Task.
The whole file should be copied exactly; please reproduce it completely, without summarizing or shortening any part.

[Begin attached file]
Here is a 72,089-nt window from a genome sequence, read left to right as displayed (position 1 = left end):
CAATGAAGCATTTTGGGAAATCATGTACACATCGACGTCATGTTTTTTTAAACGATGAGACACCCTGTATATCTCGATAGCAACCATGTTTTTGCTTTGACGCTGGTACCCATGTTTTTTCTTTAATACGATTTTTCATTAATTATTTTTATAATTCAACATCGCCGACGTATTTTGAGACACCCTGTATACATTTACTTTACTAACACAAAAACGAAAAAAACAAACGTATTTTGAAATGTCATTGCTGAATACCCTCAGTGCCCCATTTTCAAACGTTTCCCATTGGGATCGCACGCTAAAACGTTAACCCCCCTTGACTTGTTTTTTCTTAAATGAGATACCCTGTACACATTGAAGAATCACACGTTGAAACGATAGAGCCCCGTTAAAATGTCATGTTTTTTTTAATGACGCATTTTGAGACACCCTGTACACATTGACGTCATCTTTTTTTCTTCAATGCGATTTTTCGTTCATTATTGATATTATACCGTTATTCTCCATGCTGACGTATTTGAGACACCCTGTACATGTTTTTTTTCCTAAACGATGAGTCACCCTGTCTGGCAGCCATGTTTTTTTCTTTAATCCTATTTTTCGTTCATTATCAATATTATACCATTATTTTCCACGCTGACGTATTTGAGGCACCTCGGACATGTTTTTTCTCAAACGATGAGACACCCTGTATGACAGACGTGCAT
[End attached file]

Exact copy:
Here is a 72,089-nt window from a genome sequence, read left to right as displayed (position 1 = left end):
CAATGAAGCATTTTGGGAAATCATGTACACATCGACGTCATGTTTTTTTAAACGATGAGACACCCTGTATATCTCGATAGCAACCATGTTTTTGCTTTGACGCTGGTACCCATGTTTTTTCTTTAATACGATTTTTCATTAATTATTTTTATAATTCAACATCGCCGACGTATTTTGAGACACCCTGTATACATTTACTTTACTAACACAAAAACGAAAAAAACAAACGTATTTTGAAATGTCATTGCTGAATACCCTCAGTGCCCCATTTTCAAACGTTTCCCATTGGGATCGCACGCTAAAACGTTAACCCCCCTTGACTTGTTTTTTCTTAAATGAGATACCCTGTACACATTGAAGAATCACACGTTGAAACGATAGAGCCCCGTTAAAATGTCATGTTTTTTTTAATGACGCATTTTGAGACACCCTGTACACATTGACGTCATCTTTTTTTCTTCAATGCGATTTTTCGTTCATTATTGATATTATACCGTTATTCTCCATGCTGACGTATTTGAGACACCCTGTACATGTTTTTTTTCCTAAACGATGAGTCACCCTGTCTGGCAGCCATGTTTTTTTCTTTAATCCTATTTTTCGTTCATTATCAATATTATACCATTATTTTCCACGCTGACGTATTTGAGGCACCTCGGACATGTTTTTTCTCAAACGATGAGACACCCTGTATGACAGACGTGCAT